Reverend the Hon. FRED NILE [9.54 p.m.]: The Christian Democratic Party, as Reverend the Hon. Dr Gordon Moyes said earlier, supports the Superannuation Legislation Amendment (Family Law) Bill, but wants to put on record our opposition to the promotion of the same-sex spouse concept. The bill appears to be quite confused. In fact, from our study, the bill itself makes no reference at all to same-sex spouses. In fact, everywhere one looks at the definitions in the bill the same meaning is given. For instance, on page 18, where the bill deals with amendment of the Parliamentary Contributory Superannuation Act 1971, the definition states that, for the purpose of this legislation, "spouse of a person means a person who is or was married to that person". Legally, that excludes same-sex partners, because legally they cannot be married. The same comment applies to the amendments to the Police Regulation (Superannuation) Act 1906, in respect of which the definition is contained at page 26. There it says "spouse of a person means a person who is or was married to that person". Each page of the bill repeats that definition; that is so because it is dealing with the same category of persons who are in a superannuation scheme, including State employees. At page 36 the definition is again that "spouse of a person means a person who is or was married to that person".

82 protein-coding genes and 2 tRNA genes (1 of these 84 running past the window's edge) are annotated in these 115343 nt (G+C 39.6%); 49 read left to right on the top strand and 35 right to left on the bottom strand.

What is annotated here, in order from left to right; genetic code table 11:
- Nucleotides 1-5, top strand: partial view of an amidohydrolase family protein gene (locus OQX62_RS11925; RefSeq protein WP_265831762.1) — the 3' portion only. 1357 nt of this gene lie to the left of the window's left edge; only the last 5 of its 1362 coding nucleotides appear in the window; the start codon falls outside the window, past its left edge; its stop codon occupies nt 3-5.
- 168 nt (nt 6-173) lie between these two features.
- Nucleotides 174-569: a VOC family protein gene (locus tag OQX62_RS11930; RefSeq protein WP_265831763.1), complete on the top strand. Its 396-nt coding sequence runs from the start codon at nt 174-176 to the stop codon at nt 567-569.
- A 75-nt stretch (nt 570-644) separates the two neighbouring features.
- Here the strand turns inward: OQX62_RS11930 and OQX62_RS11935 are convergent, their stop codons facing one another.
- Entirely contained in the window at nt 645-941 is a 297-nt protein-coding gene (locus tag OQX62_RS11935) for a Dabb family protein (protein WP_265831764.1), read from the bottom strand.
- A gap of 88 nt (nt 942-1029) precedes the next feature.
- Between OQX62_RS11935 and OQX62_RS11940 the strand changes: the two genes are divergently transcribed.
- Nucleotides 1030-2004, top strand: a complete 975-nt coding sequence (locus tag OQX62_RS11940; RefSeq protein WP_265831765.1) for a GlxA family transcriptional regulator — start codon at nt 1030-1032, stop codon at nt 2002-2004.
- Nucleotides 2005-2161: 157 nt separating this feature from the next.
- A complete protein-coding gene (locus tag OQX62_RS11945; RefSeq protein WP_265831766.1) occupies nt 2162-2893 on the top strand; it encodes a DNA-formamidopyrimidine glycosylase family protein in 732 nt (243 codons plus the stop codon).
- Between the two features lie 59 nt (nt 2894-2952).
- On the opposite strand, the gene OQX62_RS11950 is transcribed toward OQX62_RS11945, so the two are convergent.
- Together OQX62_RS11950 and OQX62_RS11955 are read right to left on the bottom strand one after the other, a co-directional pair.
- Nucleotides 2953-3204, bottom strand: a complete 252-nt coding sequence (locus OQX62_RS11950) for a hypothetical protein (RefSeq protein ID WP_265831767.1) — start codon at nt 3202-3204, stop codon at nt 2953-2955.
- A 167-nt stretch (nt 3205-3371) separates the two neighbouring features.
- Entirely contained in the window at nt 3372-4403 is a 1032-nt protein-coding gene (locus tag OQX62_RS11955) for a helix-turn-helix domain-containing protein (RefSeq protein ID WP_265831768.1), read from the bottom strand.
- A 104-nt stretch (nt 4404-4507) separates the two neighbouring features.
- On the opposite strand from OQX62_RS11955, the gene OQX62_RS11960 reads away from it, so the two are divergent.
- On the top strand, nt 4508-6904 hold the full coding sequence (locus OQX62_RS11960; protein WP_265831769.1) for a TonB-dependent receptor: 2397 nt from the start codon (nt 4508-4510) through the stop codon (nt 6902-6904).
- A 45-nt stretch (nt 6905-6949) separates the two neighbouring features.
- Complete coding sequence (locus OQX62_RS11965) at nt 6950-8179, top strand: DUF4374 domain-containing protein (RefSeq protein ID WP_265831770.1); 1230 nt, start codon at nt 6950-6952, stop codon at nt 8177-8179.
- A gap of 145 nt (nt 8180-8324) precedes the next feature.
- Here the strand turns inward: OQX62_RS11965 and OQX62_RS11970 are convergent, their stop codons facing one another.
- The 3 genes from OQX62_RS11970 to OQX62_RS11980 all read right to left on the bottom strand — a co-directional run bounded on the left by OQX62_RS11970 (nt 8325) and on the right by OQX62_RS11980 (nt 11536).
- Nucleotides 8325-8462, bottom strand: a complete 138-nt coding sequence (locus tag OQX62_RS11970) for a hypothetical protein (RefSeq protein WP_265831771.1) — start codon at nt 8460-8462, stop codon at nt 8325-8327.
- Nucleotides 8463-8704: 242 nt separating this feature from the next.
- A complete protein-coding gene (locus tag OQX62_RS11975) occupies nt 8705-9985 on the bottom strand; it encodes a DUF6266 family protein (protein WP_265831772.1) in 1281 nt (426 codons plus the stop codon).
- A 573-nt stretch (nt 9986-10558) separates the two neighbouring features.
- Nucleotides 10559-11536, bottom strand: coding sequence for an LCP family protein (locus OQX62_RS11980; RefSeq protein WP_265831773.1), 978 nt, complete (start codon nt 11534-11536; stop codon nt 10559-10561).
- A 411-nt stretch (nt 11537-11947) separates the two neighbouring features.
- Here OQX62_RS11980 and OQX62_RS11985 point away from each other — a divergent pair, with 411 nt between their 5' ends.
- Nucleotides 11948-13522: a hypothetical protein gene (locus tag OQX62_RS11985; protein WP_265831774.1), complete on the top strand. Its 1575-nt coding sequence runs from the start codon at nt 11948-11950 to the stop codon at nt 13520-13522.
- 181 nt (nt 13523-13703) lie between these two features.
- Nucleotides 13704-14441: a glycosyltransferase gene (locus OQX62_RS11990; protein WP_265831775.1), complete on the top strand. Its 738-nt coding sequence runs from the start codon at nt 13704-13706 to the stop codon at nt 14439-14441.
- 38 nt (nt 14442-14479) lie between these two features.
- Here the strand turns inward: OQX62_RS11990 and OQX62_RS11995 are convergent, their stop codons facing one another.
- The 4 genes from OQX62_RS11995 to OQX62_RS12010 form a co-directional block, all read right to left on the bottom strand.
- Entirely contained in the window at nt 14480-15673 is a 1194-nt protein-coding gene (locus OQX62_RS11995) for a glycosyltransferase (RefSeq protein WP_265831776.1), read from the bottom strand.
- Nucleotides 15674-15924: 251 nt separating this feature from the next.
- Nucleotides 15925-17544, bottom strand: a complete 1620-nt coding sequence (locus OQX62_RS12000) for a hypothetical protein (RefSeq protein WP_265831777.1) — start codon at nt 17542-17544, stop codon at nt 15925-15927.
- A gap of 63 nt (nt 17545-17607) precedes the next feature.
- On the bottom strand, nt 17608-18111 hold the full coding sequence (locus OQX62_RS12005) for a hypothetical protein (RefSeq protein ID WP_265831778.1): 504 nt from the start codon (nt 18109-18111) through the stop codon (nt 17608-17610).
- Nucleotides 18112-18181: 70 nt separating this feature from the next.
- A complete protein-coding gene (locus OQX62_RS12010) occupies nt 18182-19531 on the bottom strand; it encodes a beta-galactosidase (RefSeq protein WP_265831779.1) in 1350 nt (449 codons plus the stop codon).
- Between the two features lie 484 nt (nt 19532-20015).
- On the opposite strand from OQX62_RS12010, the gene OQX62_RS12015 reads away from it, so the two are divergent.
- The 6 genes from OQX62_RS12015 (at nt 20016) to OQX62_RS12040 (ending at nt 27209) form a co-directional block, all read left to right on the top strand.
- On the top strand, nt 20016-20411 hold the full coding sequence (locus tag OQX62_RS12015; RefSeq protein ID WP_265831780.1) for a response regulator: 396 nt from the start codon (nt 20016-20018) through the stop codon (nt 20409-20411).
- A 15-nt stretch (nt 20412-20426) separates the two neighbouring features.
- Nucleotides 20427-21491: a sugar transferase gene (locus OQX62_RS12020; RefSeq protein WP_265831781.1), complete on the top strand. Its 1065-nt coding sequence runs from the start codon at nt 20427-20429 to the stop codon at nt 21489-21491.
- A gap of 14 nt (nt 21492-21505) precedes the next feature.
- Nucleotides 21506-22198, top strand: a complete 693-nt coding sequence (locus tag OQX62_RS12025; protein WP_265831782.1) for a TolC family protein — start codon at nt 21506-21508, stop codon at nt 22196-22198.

However, as has been pointed out already, the second reading speech that has been supplied to members of this Chamber says that same-sex partners were included in the definition of a spouse in 2000. Further, according to item 15 on page 46 of the Legislation Review Committee's Legislation Review Digest No. 6 of 2003, "de facto spouse" is defined to include same-sex partners. In the second reading speech delivered in the other place the Parliamentary Secretary said that the term spouse includes same-sex partners. However, that definition is not included in the bill. We are not unhappy about that, because I intended to move an amendment to remove such same-sex provisions from the bill. But we cannot find any reference to same-sex partners in the bill.